Wondering why you would choose to use smaller capacitors in parallel vs one bigger one. Here's an example:

Multiple in Parallel

Page 4: One larger C

Is this a component size and track width choice? Thanks!

  • \$\begingroup\$ This is speculation on my part, but perhaps reliability could also play a factor. It depends on the failure mode of the cap, but perhaps if one one of three capacitors fails as an effective open circuit, the remaining two of three capacitors could function acceptably, if not necessarily idealy. \$\endgroup\$
    – Dan
    Jun 7, 2016 at 23:12
  • 1
    \$\begingroup\$ Dave Jones did an entire program on this exact question: eevblog.com/2015/05/09/… \$\endgroup\$ Jun 8, 2016 at 1:55

2 Answers 2


A couple reasons come to mind.

  1. Lower ESR. The effective ESR of the capacitors follows the parallel resistor rule. For example, if one capacitor's ESR is 1 Ohm, putting ten in parallel makes the effective ESR of the capacitor bank ten times smaller. This is especially helpful if you expect a high ripple current on the capacitors.

  2. Cost saving. Let's say you need a large amount of capacitance. A single large capacitor might be more expensive than several smalls ones that add up to the same amount.

  3. Filtering. Capacitors of different values have different impedance characteristics as a function of frequency. If you're trying to filter out a range of frequencies (noise, EMI, etc), it's helpful to put a range of different capacitors next to each other to present low impedance to as much undesirable frequencies as possible.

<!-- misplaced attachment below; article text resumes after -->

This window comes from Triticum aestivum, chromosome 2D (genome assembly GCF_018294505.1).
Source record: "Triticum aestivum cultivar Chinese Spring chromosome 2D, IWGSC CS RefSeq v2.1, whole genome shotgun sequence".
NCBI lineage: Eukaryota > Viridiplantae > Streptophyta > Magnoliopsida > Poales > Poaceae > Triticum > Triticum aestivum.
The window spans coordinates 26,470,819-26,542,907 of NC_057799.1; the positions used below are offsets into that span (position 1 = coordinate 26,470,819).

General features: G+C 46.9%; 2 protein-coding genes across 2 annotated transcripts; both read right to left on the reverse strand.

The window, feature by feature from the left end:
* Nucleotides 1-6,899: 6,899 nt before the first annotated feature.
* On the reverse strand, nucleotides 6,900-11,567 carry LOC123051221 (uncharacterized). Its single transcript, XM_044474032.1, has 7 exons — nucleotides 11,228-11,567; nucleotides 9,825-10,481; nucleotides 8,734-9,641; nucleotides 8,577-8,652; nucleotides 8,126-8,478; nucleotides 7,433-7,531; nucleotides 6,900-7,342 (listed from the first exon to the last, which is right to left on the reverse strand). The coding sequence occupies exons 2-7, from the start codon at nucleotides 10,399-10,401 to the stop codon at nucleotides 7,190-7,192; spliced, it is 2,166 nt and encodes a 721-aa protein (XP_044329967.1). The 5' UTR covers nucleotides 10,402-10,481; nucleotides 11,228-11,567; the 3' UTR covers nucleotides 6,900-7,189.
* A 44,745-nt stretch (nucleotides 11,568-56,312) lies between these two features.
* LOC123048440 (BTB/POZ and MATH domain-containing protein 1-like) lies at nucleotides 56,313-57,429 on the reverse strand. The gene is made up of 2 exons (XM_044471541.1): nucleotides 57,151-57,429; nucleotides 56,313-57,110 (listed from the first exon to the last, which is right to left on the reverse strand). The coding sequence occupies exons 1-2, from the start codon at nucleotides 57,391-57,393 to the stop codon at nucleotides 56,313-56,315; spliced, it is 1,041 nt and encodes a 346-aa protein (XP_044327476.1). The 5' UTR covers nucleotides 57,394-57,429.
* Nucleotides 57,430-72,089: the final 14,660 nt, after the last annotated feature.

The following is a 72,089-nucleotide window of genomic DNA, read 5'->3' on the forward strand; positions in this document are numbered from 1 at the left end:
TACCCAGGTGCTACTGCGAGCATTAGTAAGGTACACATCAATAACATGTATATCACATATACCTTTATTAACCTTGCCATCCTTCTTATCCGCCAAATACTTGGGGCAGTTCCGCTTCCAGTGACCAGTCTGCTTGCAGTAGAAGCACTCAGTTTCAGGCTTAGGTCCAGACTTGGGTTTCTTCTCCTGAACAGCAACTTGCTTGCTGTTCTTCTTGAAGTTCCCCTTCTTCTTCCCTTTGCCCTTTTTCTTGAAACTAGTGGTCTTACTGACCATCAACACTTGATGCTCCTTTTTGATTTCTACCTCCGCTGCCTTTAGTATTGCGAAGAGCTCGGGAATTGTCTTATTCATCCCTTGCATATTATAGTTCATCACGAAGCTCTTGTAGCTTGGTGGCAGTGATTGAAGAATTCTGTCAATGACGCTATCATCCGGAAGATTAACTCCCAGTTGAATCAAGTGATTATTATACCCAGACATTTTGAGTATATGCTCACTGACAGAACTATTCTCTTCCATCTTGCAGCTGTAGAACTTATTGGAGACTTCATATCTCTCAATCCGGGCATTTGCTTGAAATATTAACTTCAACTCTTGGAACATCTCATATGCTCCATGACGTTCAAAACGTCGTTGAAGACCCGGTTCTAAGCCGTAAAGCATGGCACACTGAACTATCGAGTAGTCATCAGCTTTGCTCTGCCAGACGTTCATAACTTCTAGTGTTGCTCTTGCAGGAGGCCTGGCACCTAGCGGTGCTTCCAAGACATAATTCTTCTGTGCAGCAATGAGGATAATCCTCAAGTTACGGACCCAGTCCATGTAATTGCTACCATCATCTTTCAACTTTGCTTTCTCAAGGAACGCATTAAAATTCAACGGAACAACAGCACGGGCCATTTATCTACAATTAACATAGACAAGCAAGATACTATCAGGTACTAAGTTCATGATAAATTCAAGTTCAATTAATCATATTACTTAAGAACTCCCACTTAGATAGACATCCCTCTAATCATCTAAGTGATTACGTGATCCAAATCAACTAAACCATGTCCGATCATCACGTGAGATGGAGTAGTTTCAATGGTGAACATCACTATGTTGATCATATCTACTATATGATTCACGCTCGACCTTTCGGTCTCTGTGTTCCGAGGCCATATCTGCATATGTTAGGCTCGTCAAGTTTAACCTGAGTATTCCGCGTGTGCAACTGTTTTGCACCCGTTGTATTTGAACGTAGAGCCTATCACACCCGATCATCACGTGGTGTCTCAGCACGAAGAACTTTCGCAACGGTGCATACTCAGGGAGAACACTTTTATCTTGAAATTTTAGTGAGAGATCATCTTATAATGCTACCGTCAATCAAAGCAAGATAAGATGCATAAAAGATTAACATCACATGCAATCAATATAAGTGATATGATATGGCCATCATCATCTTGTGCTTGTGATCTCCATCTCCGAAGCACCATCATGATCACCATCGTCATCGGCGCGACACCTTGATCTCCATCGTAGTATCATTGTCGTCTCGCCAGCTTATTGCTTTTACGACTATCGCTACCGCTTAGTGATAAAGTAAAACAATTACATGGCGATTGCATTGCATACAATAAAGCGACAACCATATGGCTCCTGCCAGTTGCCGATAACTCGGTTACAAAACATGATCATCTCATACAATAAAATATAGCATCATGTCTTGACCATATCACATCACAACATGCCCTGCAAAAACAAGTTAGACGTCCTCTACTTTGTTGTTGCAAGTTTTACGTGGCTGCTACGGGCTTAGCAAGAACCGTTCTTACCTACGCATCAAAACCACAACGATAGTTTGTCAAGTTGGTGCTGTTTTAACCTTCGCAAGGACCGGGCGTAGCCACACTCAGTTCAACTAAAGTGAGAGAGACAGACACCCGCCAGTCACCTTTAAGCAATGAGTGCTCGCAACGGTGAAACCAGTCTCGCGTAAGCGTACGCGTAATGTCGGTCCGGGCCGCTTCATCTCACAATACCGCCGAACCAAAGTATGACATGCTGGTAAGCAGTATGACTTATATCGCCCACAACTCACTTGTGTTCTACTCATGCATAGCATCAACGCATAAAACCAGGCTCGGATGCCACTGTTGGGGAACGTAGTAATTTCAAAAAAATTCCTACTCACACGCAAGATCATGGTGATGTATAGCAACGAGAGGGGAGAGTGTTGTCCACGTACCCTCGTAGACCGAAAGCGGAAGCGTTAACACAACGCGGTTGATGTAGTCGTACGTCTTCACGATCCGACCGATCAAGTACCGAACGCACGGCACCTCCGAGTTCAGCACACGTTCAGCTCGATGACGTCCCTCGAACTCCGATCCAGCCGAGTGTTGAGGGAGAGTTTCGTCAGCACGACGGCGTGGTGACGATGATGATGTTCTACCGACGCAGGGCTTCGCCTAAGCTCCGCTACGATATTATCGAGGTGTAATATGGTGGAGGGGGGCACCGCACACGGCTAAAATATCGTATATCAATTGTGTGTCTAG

4. Stock availability. Distributors don't carry every possible value of capacitance. You may need to combine multiple caps that add up to a specific capacitance you need.

  5. Board Layout. The physical constraints of the PCB or enclosure may allow multiple small parts to fit where a single large part will not.

  • \$\begingroup\$ Since this appears to be a direct replacement of one 10uF cap with seven 10uF parallel caps, I would have to imagine 2, 3, and 4 are ruled out here. \$\endgroup\$
    – jgaro
    Jun 7, 2016 at 23:19
  • \$\begingroup\$ 5. Board Layout. The physical constraints of the PCB or enclosure may allow multiple small parts to fit where a single large part will not. (also ruled out if replacing one 10uF with seven). \$\endgroup\$
    – Mark
    Jun 7, 2016 at 23:46
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    \$\begingroup\$ 6. Packaging Style. A design may require something like a 120 uF cap but the design must be done with all very low profile SMT components. (Try to find an SMT multilayer ceramic cap of 120 uF for any reasonable price; if at all). \$\endgroup\$ Jun 8, 2016 at 3:07

One reason may be that 10 uF capacitors are common. So, for instance, if you need a 30 uF capacity, it's easier to implement it using three 10 uF capacitors in parallel, rather than a single 30 uF capacitor (less common).

  • \$\begingroup\$ Thanks- I had that thought as well, but there are a bunch of 10uF caps replacing the 27pF cap in the datasheet. I think that the cap value between power and ground can be larger than listed, but I'd think that just a 10uF would be fine to replace a 27pF cap? \$\endgroup\$
    – jgaro
    Jun 7, 2016 at 22:35
  • \$\begingroup\$ Which 27pF cap are you seeing that is being replaced with 10uF caps? The only 27pF cap I see is a suggested filter cap on the feedback network. \$\endgroup\$
    – Dan Laks
    Jun 7, 2016 at 22:49
  • \$\begingroup\$ You're right, I read the schematic incorrectly. They're replacing 1 10uF cap with seven 10uF caps in parallel. \$\endgroup\$
    – jgaro
    Jun 7, 2016 at 23:18
  • \$\begingroup\$ Making physically small surface mount multilayer ceramics that hold their value when used at more than a few volts gets very hard - so it may not just be that 10 uF are more common, they may be close to the largest effective value readily available in a given package (though that effective value could turn out to be well less than 10 uF each) \$\endgroup\$ Jun 8, 2016 at 2:34

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